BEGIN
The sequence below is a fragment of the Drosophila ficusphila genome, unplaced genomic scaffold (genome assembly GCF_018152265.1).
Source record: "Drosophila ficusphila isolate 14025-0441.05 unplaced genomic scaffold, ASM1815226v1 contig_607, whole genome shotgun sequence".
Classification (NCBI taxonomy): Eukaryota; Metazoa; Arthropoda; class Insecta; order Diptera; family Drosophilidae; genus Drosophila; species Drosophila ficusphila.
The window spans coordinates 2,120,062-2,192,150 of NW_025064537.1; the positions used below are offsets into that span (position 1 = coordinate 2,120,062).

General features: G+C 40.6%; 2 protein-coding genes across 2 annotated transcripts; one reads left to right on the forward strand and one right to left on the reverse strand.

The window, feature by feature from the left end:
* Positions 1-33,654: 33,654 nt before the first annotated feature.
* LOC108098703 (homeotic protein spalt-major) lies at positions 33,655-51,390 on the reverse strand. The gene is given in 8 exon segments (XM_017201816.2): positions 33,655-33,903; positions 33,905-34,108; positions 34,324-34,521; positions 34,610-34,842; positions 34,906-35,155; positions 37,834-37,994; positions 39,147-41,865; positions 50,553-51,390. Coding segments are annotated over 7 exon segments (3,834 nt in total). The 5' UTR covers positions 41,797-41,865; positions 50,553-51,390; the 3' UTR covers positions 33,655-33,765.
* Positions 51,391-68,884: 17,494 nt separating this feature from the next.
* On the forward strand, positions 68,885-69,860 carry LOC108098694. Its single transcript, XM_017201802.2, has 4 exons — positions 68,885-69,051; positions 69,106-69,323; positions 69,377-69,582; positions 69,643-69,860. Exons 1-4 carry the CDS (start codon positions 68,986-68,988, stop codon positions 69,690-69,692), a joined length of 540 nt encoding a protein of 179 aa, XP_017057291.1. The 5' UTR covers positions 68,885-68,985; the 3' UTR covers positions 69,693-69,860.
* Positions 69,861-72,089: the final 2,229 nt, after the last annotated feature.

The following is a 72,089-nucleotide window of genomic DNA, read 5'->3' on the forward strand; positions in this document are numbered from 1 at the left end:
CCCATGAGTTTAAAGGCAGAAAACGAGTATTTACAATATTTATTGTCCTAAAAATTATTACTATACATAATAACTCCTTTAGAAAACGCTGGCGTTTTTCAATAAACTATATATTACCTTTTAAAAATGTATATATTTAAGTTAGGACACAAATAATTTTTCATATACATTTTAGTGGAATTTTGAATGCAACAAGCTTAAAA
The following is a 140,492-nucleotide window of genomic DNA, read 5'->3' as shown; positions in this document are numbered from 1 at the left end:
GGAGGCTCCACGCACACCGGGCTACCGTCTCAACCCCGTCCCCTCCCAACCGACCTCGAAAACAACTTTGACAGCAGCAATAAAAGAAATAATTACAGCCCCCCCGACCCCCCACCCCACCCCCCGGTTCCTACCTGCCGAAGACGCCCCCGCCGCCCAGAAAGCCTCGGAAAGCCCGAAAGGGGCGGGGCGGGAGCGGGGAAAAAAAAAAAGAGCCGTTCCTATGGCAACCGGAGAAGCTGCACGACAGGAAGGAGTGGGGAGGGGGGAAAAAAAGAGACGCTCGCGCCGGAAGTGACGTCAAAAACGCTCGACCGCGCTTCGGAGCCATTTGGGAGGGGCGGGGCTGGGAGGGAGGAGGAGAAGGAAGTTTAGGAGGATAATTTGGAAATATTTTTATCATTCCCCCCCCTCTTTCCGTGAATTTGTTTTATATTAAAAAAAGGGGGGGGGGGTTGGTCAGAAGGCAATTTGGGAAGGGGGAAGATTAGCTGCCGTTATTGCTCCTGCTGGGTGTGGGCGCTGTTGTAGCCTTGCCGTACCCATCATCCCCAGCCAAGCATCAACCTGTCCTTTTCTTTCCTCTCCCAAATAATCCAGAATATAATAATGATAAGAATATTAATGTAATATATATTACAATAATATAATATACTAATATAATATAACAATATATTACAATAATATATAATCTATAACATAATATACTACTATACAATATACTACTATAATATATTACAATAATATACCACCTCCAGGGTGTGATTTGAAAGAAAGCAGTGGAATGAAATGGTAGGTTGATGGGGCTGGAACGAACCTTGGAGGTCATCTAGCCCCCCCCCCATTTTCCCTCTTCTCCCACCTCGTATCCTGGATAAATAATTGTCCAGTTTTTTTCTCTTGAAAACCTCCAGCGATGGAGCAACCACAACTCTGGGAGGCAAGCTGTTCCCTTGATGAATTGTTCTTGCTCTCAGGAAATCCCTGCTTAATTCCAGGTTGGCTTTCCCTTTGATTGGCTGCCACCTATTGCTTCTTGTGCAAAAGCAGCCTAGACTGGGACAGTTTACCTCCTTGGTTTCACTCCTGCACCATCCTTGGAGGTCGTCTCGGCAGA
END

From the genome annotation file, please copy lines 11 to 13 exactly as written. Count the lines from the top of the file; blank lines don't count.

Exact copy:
* Positions 69,861-72,089: the final 2,229 nt, after the last annotated feature.

The following is a 72,089-nucleotide window of genomic DNA, read 5'->3' on the forward strand; positions in this document are numbered from 1 at the left end:
CCCATGAGTTTAAAGGCAGAAAACGAGTATTTACAATATTTATTGTCCTAAAAATTATTACTATACATAATAACTCCTTTAGAAAACGCTGGCGTTTTTCAATAAACTATATATTACCTTTTAAAAATGTATATATTTAAGTTAGGACACAAATAATTTTTCATATACATTTTAGTGGAATTTTGAATGCAACAAGCTTAAAA